By Sylvia Gurinsky
Removing distractions such as televisions and DVD players from bridge houses is a good idea to improve bridge tender safety. So are more supervision and better training.
But there's another idea that might need addressing: Adding more bridge tenders.
The shifts are eight hours long and the tender is alone. It's difficult enough to stay focused on any one thing for so many hours, but it's crucial when lives are at stake.
And they have been at stake in Broward County in particular during the last few years. Last year, 80-year-old Desmond Nolan died crossing a bridge at Sheridan Street in Hollywood because the bridge tender did not see him while opening the bridge. Nolan's family filed a lawsuit against Florida's Department of Transportation and the company it employs to operate that bridge. A couple of weeks ago, 76-year-old Miguel Borda was lucky to escape with his life while the bridge at Hallandale Beach Boulevard went up.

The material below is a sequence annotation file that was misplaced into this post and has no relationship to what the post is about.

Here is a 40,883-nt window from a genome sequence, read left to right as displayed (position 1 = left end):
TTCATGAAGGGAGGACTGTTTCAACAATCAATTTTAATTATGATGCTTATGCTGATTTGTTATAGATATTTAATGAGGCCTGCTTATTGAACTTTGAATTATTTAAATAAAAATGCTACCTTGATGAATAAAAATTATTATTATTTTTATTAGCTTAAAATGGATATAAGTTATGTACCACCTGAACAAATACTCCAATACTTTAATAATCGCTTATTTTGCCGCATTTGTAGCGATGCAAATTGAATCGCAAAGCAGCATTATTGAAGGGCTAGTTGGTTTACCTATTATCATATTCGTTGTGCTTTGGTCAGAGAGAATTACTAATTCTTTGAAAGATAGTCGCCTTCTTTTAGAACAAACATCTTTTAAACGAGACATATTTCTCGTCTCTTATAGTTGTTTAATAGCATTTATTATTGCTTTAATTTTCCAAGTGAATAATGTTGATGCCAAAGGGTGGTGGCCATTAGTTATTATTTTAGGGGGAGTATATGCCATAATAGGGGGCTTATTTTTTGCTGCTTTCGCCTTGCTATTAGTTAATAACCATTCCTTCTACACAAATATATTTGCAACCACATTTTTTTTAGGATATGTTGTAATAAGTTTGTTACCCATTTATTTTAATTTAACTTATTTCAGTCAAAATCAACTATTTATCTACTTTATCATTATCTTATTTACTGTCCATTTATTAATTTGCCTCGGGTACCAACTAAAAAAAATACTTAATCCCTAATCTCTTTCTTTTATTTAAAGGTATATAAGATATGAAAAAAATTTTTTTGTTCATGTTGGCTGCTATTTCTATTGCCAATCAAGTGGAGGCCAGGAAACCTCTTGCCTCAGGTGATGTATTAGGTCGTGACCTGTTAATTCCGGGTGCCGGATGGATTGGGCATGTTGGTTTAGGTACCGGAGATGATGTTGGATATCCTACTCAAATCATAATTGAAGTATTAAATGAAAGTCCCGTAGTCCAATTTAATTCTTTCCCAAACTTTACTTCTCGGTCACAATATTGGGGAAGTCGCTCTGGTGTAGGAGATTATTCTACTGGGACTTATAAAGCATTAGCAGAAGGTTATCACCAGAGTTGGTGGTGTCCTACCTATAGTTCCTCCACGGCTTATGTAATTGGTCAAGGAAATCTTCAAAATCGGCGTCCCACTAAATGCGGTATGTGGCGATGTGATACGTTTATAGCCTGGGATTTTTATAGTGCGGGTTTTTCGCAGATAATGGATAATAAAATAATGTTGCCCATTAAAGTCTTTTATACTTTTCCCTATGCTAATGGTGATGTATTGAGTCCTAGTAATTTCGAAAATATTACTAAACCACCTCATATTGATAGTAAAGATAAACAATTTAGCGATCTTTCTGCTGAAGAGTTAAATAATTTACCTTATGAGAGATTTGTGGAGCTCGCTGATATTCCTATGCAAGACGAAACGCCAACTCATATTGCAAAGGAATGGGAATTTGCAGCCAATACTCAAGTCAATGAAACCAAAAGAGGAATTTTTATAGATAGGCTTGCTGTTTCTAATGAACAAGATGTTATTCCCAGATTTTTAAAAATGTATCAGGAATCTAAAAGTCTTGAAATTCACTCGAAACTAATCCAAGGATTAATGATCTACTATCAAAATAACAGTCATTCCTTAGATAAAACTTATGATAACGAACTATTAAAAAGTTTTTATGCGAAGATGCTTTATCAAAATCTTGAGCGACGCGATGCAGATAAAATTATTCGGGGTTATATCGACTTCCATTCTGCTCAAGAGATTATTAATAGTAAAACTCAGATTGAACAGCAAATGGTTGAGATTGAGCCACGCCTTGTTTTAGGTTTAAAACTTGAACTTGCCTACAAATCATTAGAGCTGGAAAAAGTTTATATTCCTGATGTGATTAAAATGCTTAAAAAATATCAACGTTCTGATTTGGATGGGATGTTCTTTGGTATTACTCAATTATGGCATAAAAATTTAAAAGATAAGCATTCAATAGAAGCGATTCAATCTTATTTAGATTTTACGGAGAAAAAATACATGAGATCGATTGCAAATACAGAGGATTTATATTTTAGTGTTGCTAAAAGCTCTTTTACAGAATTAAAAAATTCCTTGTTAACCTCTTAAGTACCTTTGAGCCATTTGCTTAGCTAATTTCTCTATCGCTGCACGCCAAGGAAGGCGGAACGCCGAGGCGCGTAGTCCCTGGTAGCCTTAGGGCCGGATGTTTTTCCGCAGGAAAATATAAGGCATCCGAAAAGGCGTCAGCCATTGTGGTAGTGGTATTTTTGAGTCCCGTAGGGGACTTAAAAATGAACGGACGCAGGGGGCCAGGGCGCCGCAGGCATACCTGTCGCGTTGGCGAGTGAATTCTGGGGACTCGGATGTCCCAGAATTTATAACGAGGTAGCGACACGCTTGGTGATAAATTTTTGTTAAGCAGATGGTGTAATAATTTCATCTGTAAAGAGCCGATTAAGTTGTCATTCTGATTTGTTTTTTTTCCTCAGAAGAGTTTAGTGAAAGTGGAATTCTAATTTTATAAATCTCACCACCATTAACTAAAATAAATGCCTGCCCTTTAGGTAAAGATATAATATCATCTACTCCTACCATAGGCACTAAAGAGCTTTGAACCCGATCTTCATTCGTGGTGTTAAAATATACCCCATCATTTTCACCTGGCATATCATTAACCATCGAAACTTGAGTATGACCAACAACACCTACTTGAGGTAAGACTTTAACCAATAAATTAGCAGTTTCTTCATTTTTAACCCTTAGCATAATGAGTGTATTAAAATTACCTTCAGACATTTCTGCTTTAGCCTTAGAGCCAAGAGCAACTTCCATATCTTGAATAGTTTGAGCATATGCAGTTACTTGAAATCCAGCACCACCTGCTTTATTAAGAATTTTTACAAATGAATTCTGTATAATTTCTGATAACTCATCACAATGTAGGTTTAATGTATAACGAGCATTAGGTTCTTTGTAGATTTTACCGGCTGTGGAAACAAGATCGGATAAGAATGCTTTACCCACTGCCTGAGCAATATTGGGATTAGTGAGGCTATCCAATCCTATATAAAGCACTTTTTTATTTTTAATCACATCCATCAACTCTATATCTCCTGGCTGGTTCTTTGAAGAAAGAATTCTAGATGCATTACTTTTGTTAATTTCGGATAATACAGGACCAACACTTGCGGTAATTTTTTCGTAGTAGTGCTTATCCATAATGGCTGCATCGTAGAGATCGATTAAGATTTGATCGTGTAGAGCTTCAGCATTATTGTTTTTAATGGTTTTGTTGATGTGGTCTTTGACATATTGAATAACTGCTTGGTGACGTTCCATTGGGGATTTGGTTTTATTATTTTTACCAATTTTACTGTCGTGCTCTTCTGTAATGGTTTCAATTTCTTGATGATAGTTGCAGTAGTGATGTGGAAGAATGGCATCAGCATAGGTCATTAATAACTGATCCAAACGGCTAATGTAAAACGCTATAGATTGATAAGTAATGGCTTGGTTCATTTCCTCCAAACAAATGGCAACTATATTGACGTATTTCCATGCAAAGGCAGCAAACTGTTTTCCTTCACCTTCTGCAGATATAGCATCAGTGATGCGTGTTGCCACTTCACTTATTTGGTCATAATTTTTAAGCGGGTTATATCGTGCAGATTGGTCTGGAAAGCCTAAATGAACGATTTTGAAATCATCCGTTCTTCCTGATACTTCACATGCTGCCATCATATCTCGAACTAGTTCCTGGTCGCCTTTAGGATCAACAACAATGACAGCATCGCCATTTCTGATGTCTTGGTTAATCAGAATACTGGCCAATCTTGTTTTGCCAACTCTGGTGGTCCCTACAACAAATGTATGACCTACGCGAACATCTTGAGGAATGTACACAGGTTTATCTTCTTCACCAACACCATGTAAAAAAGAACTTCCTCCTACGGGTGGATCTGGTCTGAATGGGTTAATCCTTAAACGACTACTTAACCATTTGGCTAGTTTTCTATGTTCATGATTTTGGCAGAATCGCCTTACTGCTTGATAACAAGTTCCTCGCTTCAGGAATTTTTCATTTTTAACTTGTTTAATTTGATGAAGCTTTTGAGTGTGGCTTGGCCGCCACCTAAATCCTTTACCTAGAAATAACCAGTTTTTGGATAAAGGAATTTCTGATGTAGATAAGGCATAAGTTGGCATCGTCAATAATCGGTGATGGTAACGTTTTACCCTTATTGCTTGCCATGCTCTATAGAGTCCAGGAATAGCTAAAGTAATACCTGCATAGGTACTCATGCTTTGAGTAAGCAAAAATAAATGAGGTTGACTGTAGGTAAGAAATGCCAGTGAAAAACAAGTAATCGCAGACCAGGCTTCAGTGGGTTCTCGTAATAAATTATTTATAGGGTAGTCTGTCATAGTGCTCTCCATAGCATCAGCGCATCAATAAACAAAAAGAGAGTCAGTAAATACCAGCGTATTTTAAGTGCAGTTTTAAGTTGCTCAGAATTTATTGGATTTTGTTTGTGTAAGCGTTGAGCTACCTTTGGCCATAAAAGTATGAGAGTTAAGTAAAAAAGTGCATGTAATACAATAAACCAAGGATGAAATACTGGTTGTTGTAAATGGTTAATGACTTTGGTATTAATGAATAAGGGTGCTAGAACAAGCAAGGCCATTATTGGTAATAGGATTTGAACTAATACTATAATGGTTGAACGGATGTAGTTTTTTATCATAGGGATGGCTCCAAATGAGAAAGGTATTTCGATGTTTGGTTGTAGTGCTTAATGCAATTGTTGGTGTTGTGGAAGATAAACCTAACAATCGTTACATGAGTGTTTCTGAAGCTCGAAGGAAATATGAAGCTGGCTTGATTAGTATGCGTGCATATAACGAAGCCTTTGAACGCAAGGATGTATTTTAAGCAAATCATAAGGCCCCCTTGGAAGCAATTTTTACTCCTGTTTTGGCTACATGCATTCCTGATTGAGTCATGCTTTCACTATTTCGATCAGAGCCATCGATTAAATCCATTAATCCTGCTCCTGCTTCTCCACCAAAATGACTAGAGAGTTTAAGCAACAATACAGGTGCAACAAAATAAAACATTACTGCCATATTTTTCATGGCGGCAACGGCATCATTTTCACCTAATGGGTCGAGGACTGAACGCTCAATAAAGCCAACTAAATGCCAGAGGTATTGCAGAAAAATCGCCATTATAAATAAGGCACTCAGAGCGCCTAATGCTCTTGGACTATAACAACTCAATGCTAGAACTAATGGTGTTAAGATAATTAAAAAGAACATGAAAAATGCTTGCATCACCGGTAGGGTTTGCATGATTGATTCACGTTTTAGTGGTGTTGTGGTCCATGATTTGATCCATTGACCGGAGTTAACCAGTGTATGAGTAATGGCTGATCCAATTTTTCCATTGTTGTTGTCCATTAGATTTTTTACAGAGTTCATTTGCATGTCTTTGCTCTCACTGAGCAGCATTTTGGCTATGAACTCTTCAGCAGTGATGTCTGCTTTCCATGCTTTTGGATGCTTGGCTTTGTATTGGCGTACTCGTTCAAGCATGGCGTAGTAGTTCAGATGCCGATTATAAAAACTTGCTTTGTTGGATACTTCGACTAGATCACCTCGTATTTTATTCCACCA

There's a large population of elderly residents in Broward's coastal sections, and they are likely to walk across bridges for various purposes, including shopping, fishing and exercising.
For a bridge tender, what's on the bridge - pedestrians and cars - should get priority before the boats that cross. A bridge tender also has other duties - including paperwork. On weekday shifts, the tender can face rush hour traffic.
Imagine the outcry if there was a single air traffic controller in the tower at Miami International or Fort Lauderdale-Hollywood International Airport.
FDOT and its contractors need to add more, as well as better trained, employees. On Broward's busiest bridges, one, apparently, is not enough in the bridge house.